Meet Rene, ZUMIX’s New Radio Program Coordinator!

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Welcome, Rene Dongo, to the ZUMIX team!

Rene Dongo, Radio Program Coordinator, joined ZUMIX in 2017. As a filmmaker, media maker and teaching artist he has found the intersection of community and youth arts education to be a pivotal step to helping young people grow and find their voice in the communities they live and learn in. At ZUMIX he works to support community and youth produced radio programming.

We stole a few minutes away from Rene’s whirlwind first week at ZUMIX to get to know him a little bit better. Read more below!

What artists or media makers are you digging these days?

Latino USA, an NPR podcast hosted by Maria Hinojosa and a crew of great Latino writers, covers a bunch of stuff that really doesn’t get covered often. In one of my favorite episodes, they talk about how before people dubbed films they were asking themselves, “How do we bring this film to a new audience?” One of the stories was about how they made two versions of the film, Dracula, one in Spanish and one in English. They filmed them simultaneously! So on a day of shooting, both would be filmed in the same place but with different actors, directors, [and everything]. The thing is, the Spanish one is superior! The whole crew had already done the English version just prior so they were like, “Oh! We know what we’re doing now!” Then they realized that’s not the most efficient way to dub films.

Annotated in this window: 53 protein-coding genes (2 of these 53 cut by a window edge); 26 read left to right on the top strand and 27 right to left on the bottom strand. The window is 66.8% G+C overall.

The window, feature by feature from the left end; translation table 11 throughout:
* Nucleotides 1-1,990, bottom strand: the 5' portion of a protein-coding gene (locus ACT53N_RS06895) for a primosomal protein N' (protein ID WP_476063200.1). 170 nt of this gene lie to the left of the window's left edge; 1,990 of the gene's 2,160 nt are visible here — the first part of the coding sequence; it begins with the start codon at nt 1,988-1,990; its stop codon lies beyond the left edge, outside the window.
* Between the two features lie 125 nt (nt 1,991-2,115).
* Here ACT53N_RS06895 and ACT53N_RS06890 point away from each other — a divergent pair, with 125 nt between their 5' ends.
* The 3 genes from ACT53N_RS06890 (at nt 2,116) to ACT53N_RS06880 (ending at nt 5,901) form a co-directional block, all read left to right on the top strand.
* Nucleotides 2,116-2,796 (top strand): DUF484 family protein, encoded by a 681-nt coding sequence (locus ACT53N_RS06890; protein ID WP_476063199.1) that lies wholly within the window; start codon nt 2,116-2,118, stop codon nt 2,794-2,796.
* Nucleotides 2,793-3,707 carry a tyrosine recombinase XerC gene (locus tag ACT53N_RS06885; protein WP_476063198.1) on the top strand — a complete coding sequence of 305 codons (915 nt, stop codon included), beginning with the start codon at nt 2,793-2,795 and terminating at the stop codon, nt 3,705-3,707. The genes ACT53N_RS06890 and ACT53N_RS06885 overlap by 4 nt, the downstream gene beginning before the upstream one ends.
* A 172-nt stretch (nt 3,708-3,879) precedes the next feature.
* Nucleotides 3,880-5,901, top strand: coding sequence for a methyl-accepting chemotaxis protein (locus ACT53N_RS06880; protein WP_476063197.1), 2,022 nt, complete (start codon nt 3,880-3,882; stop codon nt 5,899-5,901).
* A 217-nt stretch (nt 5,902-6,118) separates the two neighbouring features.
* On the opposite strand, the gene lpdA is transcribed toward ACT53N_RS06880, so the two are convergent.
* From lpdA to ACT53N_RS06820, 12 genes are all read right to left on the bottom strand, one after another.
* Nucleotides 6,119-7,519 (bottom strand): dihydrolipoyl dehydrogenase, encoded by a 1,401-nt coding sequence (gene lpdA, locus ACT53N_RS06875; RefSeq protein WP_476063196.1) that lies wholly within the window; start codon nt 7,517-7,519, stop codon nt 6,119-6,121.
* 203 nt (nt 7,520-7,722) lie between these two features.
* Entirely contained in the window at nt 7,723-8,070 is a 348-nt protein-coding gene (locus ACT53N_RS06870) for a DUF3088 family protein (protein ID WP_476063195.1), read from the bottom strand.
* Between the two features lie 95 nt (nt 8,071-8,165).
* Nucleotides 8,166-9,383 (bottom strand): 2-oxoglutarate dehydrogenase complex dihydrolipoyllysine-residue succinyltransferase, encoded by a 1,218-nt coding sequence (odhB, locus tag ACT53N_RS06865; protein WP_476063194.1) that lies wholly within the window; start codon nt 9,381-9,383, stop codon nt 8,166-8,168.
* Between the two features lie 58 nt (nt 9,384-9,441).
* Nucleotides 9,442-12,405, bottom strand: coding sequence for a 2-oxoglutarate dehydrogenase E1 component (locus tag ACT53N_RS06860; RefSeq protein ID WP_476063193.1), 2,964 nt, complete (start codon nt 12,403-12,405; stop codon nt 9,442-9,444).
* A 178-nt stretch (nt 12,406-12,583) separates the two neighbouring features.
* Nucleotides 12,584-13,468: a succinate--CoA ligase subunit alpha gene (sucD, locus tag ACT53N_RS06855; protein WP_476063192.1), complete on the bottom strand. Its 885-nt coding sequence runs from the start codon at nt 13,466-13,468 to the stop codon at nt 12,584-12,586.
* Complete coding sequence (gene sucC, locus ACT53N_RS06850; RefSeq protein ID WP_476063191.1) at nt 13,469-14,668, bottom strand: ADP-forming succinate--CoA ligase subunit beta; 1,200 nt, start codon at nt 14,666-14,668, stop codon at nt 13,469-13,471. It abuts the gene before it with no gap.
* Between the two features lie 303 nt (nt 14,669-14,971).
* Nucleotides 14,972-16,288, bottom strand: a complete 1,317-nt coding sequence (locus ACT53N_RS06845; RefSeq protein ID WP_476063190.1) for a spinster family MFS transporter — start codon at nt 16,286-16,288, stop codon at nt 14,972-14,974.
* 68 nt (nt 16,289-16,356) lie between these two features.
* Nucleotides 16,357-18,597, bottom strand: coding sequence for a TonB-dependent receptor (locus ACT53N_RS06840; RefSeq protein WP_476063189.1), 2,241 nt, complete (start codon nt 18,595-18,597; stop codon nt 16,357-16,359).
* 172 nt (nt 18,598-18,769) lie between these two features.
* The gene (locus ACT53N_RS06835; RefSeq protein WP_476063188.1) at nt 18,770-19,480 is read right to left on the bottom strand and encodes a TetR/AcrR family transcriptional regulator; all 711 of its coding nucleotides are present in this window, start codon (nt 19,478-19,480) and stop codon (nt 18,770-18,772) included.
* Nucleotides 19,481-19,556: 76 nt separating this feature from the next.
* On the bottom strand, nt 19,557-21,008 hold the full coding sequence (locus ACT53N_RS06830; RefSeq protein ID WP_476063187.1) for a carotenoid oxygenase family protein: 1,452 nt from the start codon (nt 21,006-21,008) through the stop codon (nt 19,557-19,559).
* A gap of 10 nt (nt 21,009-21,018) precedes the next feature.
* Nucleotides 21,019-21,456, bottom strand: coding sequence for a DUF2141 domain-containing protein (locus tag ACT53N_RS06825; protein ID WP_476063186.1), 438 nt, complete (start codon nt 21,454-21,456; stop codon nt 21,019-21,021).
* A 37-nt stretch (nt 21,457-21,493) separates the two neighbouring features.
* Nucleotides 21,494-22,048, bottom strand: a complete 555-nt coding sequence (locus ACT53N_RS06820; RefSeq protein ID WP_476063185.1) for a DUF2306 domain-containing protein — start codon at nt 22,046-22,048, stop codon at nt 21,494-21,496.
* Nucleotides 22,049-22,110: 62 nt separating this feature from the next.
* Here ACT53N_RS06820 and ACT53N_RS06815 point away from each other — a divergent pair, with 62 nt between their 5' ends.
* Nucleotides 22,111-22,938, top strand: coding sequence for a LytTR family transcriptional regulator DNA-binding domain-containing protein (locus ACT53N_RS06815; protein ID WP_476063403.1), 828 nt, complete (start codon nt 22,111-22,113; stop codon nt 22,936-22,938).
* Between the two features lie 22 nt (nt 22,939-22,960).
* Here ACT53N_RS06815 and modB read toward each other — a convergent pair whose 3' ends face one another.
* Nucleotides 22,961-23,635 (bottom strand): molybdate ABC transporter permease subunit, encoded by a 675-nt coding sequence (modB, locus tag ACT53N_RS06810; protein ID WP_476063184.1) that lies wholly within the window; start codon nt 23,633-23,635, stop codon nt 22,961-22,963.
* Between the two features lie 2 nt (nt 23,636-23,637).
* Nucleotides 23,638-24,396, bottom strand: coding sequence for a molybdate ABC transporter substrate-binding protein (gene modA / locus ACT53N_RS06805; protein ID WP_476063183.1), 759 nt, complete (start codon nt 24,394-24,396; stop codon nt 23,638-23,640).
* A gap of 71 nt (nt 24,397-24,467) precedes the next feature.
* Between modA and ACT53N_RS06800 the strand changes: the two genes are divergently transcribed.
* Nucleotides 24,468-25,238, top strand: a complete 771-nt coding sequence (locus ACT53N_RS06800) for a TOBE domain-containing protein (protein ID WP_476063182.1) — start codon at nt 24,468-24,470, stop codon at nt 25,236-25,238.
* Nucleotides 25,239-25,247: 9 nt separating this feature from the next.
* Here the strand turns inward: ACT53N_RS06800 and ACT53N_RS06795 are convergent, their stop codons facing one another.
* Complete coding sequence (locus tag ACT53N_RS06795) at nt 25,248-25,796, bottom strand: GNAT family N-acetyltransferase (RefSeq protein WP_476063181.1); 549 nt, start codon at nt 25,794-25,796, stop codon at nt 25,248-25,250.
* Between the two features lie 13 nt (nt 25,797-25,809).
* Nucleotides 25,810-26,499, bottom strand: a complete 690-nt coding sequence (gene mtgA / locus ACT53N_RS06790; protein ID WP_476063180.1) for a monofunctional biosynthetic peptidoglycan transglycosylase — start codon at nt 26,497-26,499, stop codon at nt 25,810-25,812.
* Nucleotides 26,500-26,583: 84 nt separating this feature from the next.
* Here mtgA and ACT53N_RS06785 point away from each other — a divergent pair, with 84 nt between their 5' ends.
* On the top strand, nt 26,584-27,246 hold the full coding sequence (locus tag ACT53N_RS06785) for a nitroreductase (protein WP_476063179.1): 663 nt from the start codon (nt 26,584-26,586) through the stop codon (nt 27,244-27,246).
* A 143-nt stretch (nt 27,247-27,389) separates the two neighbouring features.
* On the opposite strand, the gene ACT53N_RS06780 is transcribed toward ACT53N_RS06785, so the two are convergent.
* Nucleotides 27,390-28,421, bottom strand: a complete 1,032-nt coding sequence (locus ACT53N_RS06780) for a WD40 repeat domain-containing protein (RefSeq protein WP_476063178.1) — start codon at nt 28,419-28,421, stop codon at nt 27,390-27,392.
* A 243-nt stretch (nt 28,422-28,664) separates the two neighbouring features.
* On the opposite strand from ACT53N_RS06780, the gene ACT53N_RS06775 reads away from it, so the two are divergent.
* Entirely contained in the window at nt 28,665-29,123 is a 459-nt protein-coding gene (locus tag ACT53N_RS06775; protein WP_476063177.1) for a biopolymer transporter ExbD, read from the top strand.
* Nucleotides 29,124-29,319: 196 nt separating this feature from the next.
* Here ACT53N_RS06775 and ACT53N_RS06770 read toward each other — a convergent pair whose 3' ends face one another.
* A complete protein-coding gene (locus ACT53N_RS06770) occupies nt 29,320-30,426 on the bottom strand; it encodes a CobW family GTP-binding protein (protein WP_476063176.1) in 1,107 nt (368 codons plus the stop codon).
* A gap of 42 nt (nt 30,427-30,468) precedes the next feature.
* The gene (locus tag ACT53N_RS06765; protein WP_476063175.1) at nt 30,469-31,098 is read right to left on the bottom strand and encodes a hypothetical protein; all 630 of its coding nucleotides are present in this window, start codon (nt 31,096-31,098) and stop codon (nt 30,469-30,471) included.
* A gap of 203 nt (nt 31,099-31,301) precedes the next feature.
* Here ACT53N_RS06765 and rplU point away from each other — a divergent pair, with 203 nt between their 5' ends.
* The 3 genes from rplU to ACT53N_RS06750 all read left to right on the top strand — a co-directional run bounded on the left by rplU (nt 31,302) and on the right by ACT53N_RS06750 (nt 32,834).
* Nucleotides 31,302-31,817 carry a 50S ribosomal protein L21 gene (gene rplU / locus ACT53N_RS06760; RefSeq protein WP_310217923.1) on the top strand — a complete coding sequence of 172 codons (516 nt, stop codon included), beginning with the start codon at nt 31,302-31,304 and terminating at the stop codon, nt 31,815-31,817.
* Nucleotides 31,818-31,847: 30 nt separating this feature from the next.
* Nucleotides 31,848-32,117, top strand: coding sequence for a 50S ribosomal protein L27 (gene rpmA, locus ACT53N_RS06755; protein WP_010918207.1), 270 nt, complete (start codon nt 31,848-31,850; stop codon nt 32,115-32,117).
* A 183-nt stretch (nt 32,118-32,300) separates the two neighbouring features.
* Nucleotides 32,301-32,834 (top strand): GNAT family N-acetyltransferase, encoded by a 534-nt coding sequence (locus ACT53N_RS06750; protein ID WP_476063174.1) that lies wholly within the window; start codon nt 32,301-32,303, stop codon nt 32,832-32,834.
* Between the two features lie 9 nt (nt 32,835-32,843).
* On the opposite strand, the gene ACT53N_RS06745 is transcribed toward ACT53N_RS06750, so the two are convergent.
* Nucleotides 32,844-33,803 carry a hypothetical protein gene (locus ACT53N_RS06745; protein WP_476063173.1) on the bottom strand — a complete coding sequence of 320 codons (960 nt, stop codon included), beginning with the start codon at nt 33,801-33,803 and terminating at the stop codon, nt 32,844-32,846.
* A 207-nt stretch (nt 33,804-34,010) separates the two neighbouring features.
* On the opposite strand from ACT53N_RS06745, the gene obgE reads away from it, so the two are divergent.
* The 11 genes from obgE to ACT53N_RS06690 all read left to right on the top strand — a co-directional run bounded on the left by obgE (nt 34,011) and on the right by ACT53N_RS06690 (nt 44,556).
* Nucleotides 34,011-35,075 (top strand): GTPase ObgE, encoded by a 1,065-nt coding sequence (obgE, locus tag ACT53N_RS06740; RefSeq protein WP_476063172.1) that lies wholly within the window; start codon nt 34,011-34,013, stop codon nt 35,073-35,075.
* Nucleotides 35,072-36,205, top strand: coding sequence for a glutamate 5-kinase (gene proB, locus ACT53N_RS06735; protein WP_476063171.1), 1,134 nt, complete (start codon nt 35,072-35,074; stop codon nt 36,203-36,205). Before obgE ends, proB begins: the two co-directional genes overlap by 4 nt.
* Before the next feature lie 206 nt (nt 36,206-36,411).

I also want to shout-out my friends, my buddy, Catch Wreck – he’s really great. I’ve made a bunch of his music videos so I’m very familiar with his entire process and he’s such a great person to be around. I also really like listening to Luis Miguel.

Why do you think radio is a powerful outlet for youth voice?

I think it’s a great outlet in general, for people. Teens specifically, are going through such giant shifts in their personalities that it’s actually kind of funny that they are on air to try those [different versions] of themselves out. What I’ve heard here so far is how some radio shows change over time and that makes total sense. I think it’s great for teens to be able to try out what they’re listening to, to speak, and to listen to others as well.

Radio is just another platform like music or film – and giving someone a platform is great. I’m particularly excited about radio because it’s more immediate. I’ve done a lot of work in film and that is a process in terms of hitting the record button, you can then go back and look at what you’ve got and what you don’t want. Radio doesn’t allow that, it requires that practice, and that’s one of things I find the most interesting about it.